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- Bob Albrecht on Online College Courses Get A Big Boost, But Doubts Persist
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Category Archives: Enrollment
More people than ever today, between the ages of 30-64, are going back to school to obtain master’s, professional, or doctoral degrees. Overall, these students that have obtained an advanced degree earn up to 69.2% more than someone with just a bachelor’s. The demand for advanced degrees are expected to grow significantly in coming years, so now is a better time than ever before to consider returning to school.
View infographic: cps.neu.edu.
By Caroline Hoxby, Sarah Turner
Only a minority of high-achieving, low-income students apply to colleges in the same way that other high-achieving students do: applying to several selective colleges whose curriculum is designed for students with a level of achievement like their own. This is despite the fact that selective colleges typically cost the high-achieving, low-income students less while offering them more generous resources than the non-selective postsecondary institutions they mainly attend.
Download the full paper: siepr.stanford.edu
By Jamal Abdul-Alim
WASHINGTON — Usually when a call is made for more diversity on campus, it entails increasing the proportion of poor students and students of color at selective institutions that grant baccalaureate degrees. But … a group of thought leaders called for a different type of diversity at institutions that grant associate’s degrees. Specifically, they said more should be done to attract students from middle and upper class backgrounds to community colleges.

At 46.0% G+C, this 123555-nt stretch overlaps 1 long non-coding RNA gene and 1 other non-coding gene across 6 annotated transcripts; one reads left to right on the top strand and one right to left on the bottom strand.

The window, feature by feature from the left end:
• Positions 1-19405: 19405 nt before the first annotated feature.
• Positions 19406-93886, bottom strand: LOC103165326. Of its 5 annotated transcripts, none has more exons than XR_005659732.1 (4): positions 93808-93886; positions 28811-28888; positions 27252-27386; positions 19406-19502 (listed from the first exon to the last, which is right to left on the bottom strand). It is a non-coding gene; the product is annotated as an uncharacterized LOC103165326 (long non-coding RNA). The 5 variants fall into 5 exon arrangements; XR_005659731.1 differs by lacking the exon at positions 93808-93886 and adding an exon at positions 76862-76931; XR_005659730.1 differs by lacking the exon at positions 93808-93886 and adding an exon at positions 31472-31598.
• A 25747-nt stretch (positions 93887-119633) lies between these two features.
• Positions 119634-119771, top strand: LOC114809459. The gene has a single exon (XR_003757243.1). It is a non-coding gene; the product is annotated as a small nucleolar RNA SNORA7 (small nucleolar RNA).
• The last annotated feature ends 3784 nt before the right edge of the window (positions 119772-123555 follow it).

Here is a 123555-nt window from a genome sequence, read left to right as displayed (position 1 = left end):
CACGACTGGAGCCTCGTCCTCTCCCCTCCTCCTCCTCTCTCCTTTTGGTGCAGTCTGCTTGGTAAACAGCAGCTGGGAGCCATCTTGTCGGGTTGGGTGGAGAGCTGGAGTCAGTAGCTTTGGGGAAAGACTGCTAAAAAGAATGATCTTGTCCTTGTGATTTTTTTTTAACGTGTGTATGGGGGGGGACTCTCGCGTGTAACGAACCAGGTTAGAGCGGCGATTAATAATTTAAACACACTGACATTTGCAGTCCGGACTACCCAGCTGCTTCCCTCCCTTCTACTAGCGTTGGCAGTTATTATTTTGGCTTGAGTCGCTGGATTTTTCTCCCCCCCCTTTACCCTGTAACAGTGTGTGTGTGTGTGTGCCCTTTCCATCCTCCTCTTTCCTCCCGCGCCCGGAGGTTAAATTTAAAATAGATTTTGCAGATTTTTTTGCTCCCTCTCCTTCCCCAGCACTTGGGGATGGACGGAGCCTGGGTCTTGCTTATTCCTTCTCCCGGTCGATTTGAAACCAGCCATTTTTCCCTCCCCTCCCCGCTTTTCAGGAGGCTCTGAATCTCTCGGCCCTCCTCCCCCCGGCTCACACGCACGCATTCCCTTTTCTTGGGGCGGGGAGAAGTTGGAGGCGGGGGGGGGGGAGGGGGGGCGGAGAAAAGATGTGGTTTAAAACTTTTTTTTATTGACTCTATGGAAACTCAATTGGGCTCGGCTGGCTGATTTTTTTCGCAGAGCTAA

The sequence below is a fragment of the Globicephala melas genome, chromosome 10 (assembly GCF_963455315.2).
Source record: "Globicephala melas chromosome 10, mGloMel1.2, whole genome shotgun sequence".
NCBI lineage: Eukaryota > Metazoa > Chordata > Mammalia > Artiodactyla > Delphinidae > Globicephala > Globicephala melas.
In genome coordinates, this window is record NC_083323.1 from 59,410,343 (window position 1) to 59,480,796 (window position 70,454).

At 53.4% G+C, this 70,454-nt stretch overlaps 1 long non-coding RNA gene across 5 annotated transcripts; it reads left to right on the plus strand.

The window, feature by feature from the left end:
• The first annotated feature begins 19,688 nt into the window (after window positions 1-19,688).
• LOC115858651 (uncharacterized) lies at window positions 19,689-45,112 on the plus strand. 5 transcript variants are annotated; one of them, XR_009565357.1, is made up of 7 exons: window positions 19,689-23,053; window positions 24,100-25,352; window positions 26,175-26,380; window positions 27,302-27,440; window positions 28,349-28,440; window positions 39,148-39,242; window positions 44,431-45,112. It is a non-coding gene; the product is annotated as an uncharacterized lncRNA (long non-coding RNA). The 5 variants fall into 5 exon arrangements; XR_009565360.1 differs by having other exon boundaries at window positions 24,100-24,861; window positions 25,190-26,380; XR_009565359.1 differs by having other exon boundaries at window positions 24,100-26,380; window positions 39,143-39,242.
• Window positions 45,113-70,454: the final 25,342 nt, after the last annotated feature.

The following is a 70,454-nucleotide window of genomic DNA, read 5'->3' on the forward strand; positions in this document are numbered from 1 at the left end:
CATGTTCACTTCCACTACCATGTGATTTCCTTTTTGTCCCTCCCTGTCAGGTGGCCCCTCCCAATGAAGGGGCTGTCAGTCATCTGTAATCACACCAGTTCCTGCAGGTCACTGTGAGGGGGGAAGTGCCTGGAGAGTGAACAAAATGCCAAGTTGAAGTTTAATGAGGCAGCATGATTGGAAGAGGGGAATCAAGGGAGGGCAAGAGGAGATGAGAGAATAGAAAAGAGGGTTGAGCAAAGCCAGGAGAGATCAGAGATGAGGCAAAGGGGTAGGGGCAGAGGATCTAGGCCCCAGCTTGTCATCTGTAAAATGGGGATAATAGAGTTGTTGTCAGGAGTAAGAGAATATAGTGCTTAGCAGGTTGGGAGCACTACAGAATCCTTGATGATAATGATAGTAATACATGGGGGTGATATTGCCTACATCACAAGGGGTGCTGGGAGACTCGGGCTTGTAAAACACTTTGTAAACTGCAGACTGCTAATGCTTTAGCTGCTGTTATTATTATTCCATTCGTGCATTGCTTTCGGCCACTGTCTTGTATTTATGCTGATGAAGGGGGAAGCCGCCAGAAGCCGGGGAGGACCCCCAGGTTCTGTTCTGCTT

Read more: diverseeducation.com
Vice President, Marketing
Like many other universities, California State University, Monterey Bay releases a Factbook each year, with a broad range of statistics, including disaggregated data on enrollment and retention rates. What sets CSUMB’s Factbook apart is the story the data tells.
The latest edition of the CSUMB Factbook shows that during the period from 2006 to 2011, while the university increased enrollment of underrepresented students, it also increased first-year retention rates for those students and for its first-time students overall (see table below).
By Marissa Harshman and Howard Buck
More than 5,300 high school seniors in Clark County will cross the stage to accept their diplomas in the coming days. Few achieved the feat alone.
Teachers, principals, counselors; coaches, pastors, tutors; mothers, fathers, siblings: All are examples of those who have changed the lives of our local 2010 graduates.
Whether offering advice during personal struggles or serving as a spiritual guide, helping to plow through college applications or helping an athlete achieve his or her goals, mentors have shaped the lives of many successful students.
The Columbian asked several high school… Continue reading